Thames21 staff and volunteers will install nearly 300 square metres of floating reedbed into London’s second river, the Lea, this autumn. Reedbeds will be created on eleven sites along the Limehouse Cut, which when complete, means the lower stretch of the river Lea will be more vegetated than it has been in decades, possibly centuries.
These latest reedbeds form part of the final stage of a green corridor stretching all the way from where the Lea meets the Thames, to the Queen Elizabeth Park. Between Thames21 and the London Legacy Development Corporation, 870 square metres of reedbed have been installed along this river corridor, supplementing existing reedbeds which formed naturally. In addition. Thames21 has installed just under a thousand square metres of floating reedbeds between the Olympic Park and the M25 since 2015.
The work means that the river Lea is becoming rewilded in its most urban sections, paving the way for it to become healthier – a signficant achievement for a river once described as the UK’s most polluted.
‘These are significant gains for this formerly neglected river,’ said John Bryden, Thames21’s Improving Rivers Manager. ‘None of this would have been possible without local people getting involved, voting on the locations, helping us install, and learning how to maintain these floating reedbeds. We aim to build on this and put in even more reedbeds in the future.’
The floating reedbeds consist of native flowering plants such as marsh marigold, purple loosestrife, flag iris, as well as the common reed Phragmites. They bring colour and boost biodiversity by attracting invertebrates such as damselflies and dragonflies. They provide wildlife habitat for wildfowl and places for fish to hide and spawn. Reeds can also boost the water quality around them by taking up nitrates and phosphates, overly present in polluted urban rivers.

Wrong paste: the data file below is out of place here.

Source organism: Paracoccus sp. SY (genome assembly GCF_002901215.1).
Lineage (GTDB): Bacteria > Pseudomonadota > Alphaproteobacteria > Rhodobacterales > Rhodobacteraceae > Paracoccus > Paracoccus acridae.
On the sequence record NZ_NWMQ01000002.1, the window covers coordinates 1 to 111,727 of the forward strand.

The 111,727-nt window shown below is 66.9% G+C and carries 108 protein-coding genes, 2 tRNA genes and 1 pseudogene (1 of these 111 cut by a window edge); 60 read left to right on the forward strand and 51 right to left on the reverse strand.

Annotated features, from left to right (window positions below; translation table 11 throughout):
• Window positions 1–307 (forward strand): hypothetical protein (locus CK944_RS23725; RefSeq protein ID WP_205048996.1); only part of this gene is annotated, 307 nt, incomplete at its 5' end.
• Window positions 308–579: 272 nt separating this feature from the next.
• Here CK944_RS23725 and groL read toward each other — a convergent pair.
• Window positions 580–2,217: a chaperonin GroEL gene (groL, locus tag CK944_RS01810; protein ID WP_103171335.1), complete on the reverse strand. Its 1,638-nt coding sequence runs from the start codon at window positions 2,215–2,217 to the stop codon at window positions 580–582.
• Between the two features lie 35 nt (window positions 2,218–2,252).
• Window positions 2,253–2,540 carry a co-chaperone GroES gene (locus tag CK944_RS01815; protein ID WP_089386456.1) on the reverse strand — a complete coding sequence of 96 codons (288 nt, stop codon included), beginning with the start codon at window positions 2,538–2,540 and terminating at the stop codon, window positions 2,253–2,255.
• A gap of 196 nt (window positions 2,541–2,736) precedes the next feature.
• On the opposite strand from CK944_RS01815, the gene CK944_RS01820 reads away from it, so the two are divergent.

The River Lea flows from the countryside of Hertfordshire to Bow Locks in East London, dissecting North and East London. It suffers from a number of pollution streams including raw sewage from misconnected plumbing and diffuse pollution from roads and agriculture higher up in the catchment. In its lower urban section where it has been canalised, options for naturalising the channel are limited. Floating reedbeds are a pragmatic way to green the grey.
Thames21 is expanding its Project Reedbed work elsewhere in London in 2018, with floating reedbeds going into Thamesmead, Regents Canal and the Grand Union Canal.
If you would like to get involved in the installation of new reedbeds, or help look after them into the future please see the Thames21 Events page: www.thames21.org.uk/events
Our Project Reedbed page has more information on reedbeds.
Go to our Training page for more information on the different types of training available.
Project Reedbed has been possible through kind support from HSBC Water Programme, Tower Hill Trust, London Legacy Development Corporation, Thames Water, Poplar Harca, Greater London Authority, Tesco Bags of Help, and the Environment Agency.